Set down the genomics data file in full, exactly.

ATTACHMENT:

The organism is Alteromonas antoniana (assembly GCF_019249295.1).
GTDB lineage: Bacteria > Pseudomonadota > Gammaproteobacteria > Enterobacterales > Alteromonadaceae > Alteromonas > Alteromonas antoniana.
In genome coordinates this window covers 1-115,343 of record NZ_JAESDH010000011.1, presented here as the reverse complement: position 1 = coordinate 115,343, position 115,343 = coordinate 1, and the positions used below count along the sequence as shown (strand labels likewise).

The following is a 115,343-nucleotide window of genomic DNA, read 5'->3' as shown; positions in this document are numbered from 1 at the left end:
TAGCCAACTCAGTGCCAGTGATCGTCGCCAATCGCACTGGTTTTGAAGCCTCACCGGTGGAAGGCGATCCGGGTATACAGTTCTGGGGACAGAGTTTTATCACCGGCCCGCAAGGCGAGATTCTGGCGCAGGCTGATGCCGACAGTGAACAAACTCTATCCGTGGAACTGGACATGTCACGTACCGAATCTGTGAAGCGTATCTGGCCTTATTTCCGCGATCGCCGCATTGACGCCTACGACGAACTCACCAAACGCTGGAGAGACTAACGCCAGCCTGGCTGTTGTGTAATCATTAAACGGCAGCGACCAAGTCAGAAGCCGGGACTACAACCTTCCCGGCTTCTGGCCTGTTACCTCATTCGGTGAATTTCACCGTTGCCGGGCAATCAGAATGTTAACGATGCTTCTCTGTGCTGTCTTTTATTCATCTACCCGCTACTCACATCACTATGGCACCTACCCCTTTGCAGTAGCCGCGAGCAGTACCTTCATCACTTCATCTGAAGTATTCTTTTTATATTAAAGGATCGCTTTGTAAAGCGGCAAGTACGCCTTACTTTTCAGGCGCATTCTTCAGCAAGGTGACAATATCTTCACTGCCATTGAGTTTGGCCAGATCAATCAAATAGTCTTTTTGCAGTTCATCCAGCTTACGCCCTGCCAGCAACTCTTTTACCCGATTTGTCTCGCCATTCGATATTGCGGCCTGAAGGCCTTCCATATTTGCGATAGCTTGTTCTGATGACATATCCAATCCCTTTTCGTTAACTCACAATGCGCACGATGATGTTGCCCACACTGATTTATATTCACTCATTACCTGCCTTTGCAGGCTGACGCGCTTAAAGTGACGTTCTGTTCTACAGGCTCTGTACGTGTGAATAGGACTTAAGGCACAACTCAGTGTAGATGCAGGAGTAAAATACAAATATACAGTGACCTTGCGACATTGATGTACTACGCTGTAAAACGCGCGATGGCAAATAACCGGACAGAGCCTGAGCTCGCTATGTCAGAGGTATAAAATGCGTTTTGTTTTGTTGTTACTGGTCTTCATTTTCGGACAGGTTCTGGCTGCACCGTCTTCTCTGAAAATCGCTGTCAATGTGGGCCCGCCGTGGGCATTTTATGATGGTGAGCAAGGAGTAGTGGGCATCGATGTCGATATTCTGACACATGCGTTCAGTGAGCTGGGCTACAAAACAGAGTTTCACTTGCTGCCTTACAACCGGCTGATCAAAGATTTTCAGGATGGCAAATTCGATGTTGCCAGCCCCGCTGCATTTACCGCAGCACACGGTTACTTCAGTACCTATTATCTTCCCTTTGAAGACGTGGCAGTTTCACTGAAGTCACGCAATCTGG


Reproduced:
The organism is Alteromonas antoniana (assembly GCF_019249295.1).
GTDB lineage: Bacteria > Pseudomonadota > Gammaproteobacteria > Enterobacterales > Alteromonadaceae > Alteromonas > Alteromonas antoniana.
In genome coordinates this window covers 1-115,343 of record NZ_JAESDH010000011.1, presented here as the reverse complement: position 1 = coordinate 115,343, position 115,343 = coordinate 1, and the positions used below count along the sequence as shown (strand labels likewise).

The following is a 115,343-nucleotide window of genomic DNA, read 5'->3' as shown; positions in this document are numbered from 1 at the left end:
TAGCCAACTCAGTGCCAGTGATCGTCGCCAATCGCACTGGTTTTGAAGCCTCACCGGTGGAAGGCGATCCGGGTATACAGTTCTGGGGACAGAGTTTTATCACCGGCCCGCAAGGCGAGATTCTGGCGCAGGCTGATGCCGACAGTGAACAAACTCTATCCGTGGAACTGGACATGTCACGTACCGAATCTGTGAAGCGTATCTGGCCTTATTTCCGCGATCGCCGCATTGACGCCTACGACGAACTCACCAAACGCTGGAGAGACTAACGCCAGCCTGGCTGTTGTGTAATCATTAAACGGCAGCGACCAAGTCAGAAGCCGGGACTACAACCTTCCCGGCTTCTGGCCTGTTACCTCATTCGGTGAATTTCACCGTTGCCGGGCAATCAGAATGTTAACGATGCTTCTCTGTGCTGTCTTTTATTCATCTACCCGCTACTCACATCACTATGGCACCTACCCCTTTGCAGTAGCCGCGAGCAGTACCTTCATCACTTCATCTGAAGTATTCTTTTTATATTAAAGGATCGCTTTGTAAAGCGGCAAGTACGCCTTACTTTTCAGGCGCATTCTTCAGCAAGGTGACAATATCTTCACTGCCATTGAGTTTGGCCAGATCAATCAAATAGTCTTTTTGCAGTTCATCCAGCTTACGCCCTGCCAGCAACTCTTTTACCCGATTTGTCTCGCCATTCGATATTGCGGCCTGAAGGCCTTCCATATTTGCGATAGCTTGTTCTGATGACATATCCAATCCCTTTTCGTTAACTCACAATGCGCACGATGATGTTGCCCACACTGATTTATATTCACTCATTACCTGCCTTTGCAGGCTGACGCGCTTAAAGTGACGTTCTGTTCTACAGGCTCTGTACGTGTGAATAGGACTTAAGGCACAACTCAGTGTAGATGCAGGAGTAAAATACAAATATACAGTGACCTTGCGACATTGATGTACTACGCTGTAAAACGCGCGATGGCAAATAACCGGACAGAGCCTGAGCTCGCTATGTCAGAGGTATAAAATGCGTTTTGTTTTGTTGTTACTGGTCTTCATTTTCGGACAGGTTCTGGCTGCACCGTCTTCTCTGAAAATCGCTGTCAATGTGGGCCCGCCGTGGGCATTTTATGATGGTGAGCAAGGAGTAGTGGGCATCGATGTCGATATTCTGACACATGCGTTCAGTGAGCTGGGCTACAAAACAGAGTTTCACTTGCTGCCTTACAACCGGCTGATCAAAGATTTTCAGGATGGCAAATTCGATGTTGCCAGCCCCGCTGCATTTACCGCAGCACACGGTTACTTCAGTACCTATTATCTTCCCTTTGAAGACGTGGCAGTTTCACTGAAGTCACGCAATCTGG